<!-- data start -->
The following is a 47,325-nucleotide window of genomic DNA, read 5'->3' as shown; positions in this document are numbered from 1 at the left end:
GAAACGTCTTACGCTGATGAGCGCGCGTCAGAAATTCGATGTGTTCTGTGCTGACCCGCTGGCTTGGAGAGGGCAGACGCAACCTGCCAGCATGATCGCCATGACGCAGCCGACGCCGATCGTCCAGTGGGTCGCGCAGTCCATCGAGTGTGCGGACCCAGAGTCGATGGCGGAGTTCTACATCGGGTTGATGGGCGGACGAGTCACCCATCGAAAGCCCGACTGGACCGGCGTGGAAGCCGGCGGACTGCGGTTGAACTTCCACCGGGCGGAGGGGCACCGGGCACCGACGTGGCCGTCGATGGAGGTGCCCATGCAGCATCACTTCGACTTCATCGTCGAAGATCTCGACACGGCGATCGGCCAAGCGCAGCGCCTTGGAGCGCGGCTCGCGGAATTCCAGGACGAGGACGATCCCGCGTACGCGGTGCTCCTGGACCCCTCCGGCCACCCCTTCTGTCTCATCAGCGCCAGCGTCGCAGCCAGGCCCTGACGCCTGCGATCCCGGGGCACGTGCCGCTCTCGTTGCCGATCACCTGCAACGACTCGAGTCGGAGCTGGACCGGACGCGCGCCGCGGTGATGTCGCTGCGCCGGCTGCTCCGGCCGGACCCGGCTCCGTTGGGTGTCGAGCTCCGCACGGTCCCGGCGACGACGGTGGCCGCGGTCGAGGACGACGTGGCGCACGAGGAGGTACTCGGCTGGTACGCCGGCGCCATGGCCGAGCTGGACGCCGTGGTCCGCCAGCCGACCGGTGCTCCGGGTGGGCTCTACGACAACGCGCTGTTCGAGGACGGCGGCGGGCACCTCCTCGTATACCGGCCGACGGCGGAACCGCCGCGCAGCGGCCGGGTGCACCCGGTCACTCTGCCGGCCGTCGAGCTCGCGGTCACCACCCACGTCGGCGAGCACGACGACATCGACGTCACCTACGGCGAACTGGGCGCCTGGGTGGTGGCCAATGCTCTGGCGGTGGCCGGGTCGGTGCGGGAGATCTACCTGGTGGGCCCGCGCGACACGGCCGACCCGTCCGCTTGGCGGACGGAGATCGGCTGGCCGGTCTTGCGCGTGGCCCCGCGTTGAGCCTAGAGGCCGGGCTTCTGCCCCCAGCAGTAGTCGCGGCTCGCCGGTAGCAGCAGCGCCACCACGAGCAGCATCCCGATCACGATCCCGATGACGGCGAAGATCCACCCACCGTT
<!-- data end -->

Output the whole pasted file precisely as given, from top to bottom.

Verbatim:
The following is a 47,325-nucleotide window of genomic DNA, read 5'->3' as shown; positions in this document are numbered from 1 at the left end:
GAAACGTCTTACGCTGATGAGCGCGCGTCAGAAATTCGATGTGTTCTGTGCTGACCCGCTGGCTTGGAGAGGGCAGACGCAACCTGCCAGCATGATCGCCATGACGCAGCCGACGCCGATCGTCCAGTGGGTCGCGCAGTCCATCGAGTGTGCGGACCCAGAGTCGATGGCGGAGTTCTACATCGGGTTGATGGGCGGACGAGTCACCCATCGAAAGCCCGACTGGACCGGCGTGGAAGCCGGCGGACTGCGGTTGAACTTCCACCGGGCGGAGGGGCACCGGGCACCGACGTGGCCGTCGATGGAGGTGCCCATGCAGCATCACTTCGACTTCATCGTCGAAGATCTCGACACGGCGATCGGCCAAGCGCAGCGCCTTGGAGCGCGGCTCGCGGAATTCCAGGACGAGGACGATCCCGCGTACGCGGTGCTCCTGGACCCCTCCGGCCACCCCTTCTGTCTCATCAGCGCCAGCGTCGCAGCCAGGCCCTGACGCCTGCGATCCCGGGGCACGTGCCGCTCTCGTTGCCGATCACCTGCAACGACTCGAGTCGGAGCTGGACCGGACGCGCGCCGCGGTGATGTCGCTGCGCCGGCTGCTCCGGCCGGACCCGGCTCCGTTGGGTGTCGAGCTCCGCACGGTCCCGGCGACGACGGTGGCCGCGGTCGAGGACGACGTGGCGCACGAGGAGGTACTCGGCTGGTACGCCGGCGCCATGGCCGAGCTGGACGCCGTGGTCCGCCAGCCGACCGGTGCTCCGGGTGGGCTCTACGACAACGCGCTGTTCGAGGACGGCGGCGGGCACCTCCTCGTATACCGGCCGACGGCGGAACCGCCGCGCAGCGGCCGGGTGCACCCGGTCACTCTGCCGGCCGTCGAGCTCGCGGTCACCACCCACGTCGGCGAGCACGACGACATCGACGTCACCTACGGCGAACTGGGCGCCTGGGTGGTGGCCAATGCTCTGGCGGTGGCCGGGTCGGTGCGGGAGATCTACCTGGTGGGCCCGCGCGACACGGCCGACCCGTCCGCTTGGCGGACGGAGATCGGCTGGCCGGTCTTGCGCGTGGCCCCGCGTTGAGCCTAGAGGCCGGGCTTCTGCCCCCAGCAGTAGTCGCGGCTCGCCGGTAGCAGCAGCGCCACCACGAGCAGCATCCCGATCACGATCCCGATGACGGCGAAGATCCACCCACCGTT